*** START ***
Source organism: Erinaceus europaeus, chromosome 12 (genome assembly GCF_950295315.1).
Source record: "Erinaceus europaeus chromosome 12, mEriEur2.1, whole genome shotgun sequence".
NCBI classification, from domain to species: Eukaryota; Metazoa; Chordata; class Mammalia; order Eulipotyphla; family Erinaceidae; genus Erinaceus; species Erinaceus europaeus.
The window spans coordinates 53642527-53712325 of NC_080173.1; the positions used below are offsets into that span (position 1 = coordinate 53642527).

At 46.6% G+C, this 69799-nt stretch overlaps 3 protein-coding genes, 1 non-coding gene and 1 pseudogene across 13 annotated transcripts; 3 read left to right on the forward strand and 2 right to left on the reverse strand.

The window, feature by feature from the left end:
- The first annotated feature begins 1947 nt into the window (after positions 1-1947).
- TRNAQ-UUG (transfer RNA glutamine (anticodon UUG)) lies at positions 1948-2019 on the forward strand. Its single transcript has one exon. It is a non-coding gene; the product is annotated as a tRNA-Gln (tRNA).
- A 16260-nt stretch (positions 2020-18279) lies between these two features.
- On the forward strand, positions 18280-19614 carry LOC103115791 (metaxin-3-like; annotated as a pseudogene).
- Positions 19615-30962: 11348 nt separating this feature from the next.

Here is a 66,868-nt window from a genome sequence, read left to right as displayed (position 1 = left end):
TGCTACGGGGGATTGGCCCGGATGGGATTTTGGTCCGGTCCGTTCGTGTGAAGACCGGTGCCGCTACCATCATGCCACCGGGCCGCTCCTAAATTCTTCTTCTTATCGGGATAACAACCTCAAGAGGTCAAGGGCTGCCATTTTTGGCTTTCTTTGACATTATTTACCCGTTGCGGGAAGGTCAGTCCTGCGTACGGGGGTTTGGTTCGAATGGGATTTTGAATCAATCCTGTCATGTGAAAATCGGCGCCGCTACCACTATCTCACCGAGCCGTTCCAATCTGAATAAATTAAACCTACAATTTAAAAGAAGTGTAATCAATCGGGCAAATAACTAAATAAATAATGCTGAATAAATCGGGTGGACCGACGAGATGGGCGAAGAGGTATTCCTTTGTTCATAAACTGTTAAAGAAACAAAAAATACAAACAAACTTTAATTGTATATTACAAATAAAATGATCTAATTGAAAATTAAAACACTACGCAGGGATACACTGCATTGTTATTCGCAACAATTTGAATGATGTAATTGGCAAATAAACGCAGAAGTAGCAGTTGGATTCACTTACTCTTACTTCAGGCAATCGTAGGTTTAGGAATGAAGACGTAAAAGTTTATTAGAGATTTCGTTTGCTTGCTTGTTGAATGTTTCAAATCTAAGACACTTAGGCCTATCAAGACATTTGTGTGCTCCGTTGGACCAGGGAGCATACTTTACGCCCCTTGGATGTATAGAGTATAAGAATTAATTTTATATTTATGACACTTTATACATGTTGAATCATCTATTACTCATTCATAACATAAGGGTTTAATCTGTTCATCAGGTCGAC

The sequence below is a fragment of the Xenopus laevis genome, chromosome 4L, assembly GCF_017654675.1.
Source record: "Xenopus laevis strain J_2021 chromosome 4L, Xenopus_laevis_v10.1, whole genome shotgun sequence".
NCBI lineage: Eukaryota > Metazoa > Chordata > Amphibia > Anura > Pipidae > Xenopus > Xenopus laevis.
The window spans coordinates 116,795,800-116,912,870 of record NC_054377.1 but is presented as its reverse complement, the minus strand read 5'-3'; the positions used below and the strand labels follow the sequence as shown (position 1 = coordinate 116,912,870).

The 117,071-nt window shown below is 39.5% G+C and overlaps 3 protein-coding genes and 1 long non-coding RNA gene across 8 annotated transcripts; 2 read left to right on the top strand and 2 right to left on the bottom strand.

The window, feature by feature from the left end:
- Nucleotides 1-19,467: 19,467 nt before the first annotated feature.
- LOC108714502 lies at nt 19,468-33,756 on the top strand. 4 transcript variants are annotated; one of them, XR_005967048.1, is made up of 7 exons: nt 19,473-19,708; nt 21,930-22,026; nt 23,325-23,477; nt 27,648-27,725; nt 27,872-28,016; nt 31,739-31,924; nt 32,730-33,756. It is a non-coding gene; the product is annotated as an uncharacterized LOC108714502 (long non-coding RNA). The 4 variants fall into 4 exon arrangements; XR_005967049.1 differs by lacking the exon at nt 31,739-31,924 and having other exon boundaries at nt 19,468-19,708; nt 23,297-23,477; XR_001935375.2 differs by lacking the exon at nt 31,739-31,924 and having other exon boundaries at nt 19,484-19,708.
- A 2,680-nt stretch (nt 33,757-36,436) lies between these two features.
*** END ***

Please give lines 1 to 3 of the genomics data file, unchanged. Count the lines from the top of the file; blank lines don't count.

Source organism: Erinaceus europaeus, chromosome 12 (genome assembly GCF_950295315.1).
Source record: "Erinaceus europaeus chromosome 12, mEriEur2.1, whole genome shotgun sequence".
NCBI classification, from domain to species: Eukaryota; Metazoa; Chordata; class Mammalia; order Eulipotyphla; family Erinaceidae; genus Erinaceus; species Erinaceus europaeus.